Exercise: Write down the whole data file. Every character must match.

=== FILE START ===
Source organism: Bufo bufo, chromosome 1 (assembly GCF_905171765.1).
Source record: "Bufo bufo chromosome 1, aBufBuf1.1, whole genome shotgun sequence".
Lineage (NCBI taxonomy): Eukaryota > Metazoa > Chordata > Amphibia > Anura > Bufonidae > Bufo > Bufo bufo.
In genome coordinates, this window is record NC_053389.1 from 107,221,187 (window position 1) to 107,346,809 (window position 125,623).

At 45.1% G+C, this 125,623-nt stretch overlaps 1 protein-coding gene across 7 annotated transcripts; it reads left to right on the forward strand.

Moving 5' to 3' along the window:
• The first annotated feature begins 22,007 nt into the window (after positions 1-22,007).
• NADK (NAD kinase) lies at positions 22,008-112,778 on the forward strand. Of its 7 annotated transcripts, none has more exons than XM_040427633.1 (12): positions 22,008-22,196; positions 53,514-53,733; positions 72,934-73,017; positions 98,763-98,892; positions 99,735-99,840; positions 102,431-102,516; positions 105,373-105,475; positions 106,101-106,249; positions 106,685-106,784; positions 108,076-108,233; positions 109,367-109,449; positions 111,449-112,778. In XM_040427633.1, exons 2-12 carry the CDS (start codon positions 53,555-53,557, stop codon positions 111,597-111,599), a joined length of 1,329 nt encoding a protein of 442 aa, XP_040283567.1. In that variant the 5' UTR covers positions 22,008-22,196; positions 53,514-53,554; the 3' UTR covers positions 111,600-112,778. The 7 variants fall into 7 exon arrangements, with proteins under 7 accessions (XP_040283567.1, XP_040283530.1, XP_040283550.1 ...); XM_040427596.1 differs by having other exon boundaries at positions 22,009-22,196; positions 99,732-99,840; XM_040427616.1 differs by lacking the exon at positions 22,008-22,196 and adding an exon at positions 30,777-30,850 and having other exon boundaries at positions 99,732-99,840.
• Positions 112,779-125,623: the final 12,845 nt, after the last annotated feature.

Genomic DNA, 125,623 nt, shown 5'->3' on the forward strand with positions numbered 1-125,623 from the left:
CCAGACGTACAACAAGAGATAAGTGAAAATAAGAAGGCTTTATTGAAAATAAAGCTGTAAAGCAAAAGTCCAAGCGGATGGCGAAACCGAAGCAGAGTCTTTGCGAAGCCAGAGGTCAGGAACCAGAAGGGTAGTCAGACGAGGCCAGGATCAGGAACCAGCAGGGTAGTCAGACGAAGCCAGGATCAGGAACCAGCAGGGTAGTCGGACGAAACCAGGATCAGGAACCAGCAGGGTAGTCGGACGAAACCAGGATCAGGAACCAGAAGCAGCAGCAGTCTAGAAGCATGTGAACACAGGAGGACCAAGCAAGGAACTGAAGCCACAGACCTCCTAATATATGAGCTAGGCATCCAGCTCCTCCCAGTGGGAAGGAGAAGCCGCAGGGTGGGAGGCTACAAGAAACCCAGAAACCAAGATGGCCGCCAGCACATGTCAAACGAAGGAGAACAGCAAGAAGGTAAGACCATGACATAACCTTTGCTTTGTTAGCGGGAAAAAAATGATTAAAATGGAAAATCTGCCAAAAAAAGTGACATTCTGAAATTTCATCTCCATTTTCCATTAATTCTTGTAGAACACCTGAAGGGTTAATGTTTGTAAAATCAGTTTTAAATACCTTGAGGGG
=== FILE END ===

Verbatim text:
Source organism: Bufo bufo, chromosome 1 (assembly GCF_905171765.1).
Source record: "Bufo bufo chromosome 1, aBufBuf1.1, whole genome shotgun sequence".
Lineage (NCBI taxonomy): Eukaryota > Metazoa > Chordata > Amphibia > Anura > Bufonidae > Bufo > Bufo bufo.
In genome coordinates, this window is record NC_053389.1 from 107,221,187 (window position 1) to 107,346,809 (window position 125,623).

At 45.1% G+C, this 125,623-nt stretch overlaps 1 protein-coding gene across 7 annotated transcripts; it reads left to right on the forward strand.

Moving 5' to 3' along the window:
• The first annotated feature begins 22,007 nt into the window (after positions 1-22,007).
• NADK (NAD kinase) lies at positions 22,008-112,778 on the forward strand. Of its 7 annotated transcripts, none has more exons than XM_040427633.1 (12): positions 22,008-22,196; positions 53,514-53,733; positions 72,934-73,017; positions 98,763-98,892; positions 99,735-99,840; positions 102,431-102,516; positions 105,373-105,475; positions 106,101-106,249; positions 106,685-106,784; positions 108,076-108,233; positions 109,367-109,449; positions 111,449-112,778. In XM_040427633.1, exons 2-12 carry the CDS (start codon positions 53,555-53,557, stop codon positions 111,597-111,599), a joined length of 1,329 nt encoding a protein of 442 aa, XP_040283567.1. In that variant the 5' UTR covers positions 22,008-22,196; positions 53,514-53,554; the 3' UTR covers positions 111,600-112,778. The 7 variants fall into 7 exon arrangements, with proteins under 7 accessions (XP_040283567.1, XP_040283530.1, XP_040283550.1 ...); XM_040427596.1 differs by having other exon boundaries at positions 22,009-22,196; positions 99,732-99,840; XM_040427616.1 differs by lacking the exon at positions 22,008-22,196 and adding an exon at positions 30,777-30,850 and having other exon boundaries at positions 99,732-99,840.
• Positions 112,779-125,623: the final 12,845 nt, after the last annotated feature.

Genomic DNA, 125,623 nt, shown 5'->3' on the forward strand with positions numbered 1-125,623 from the left:
CCAGACGTACAACAAGAGATAAGTGAAAATAAGAAGGCTTTATTGAAAATAAAGCTGTAAAGCAAAAGTCCAAGCGGATGGCGAAACCGAAGCAGAGTCTTTGCGAAGCCAGAGGTCAGGAACCAGAAGGGTAGTCAGACGAGGCCAGGATCAGGAACCAGCAGGGTAGTCAGACGAAGCCAGGATCAGGAACCAGCAGGGTAGTCGGACGAAACCAGGATCAGGAACCAGCAGGGTAGTCGGACGAAACCAGGATCAGGAACCAGAAGCAGCAGCAGTCTAGAAGCATGTGAACACAGGAGGACCAAGCAAGGAACTGAAGCCACAGACCTCCTAATATATGAGCTAGGCATCCAGCTCCTCCCAGTGGGAAGGAGAAGCCGCAGGGTGGGAGGCTACAAGAAACCCAGAAACCAAGATGGCCGCCAGCACATGTCAAACGAAGGAGAACAGCAAGAAGGTAAGACCATGACATAACCTTTGCTTTGTTAGCGGGAAAAAAATGATTAAAATGGAAAATCTGCCAAAAAAAGTGACATTCTGAAATTTCATCTCCATTTTCCATTAATTCTTGTAGAACACCTGAAGGGTTAATGTTTGTAAAATCAGTTTTAAATACCTTGAGGGG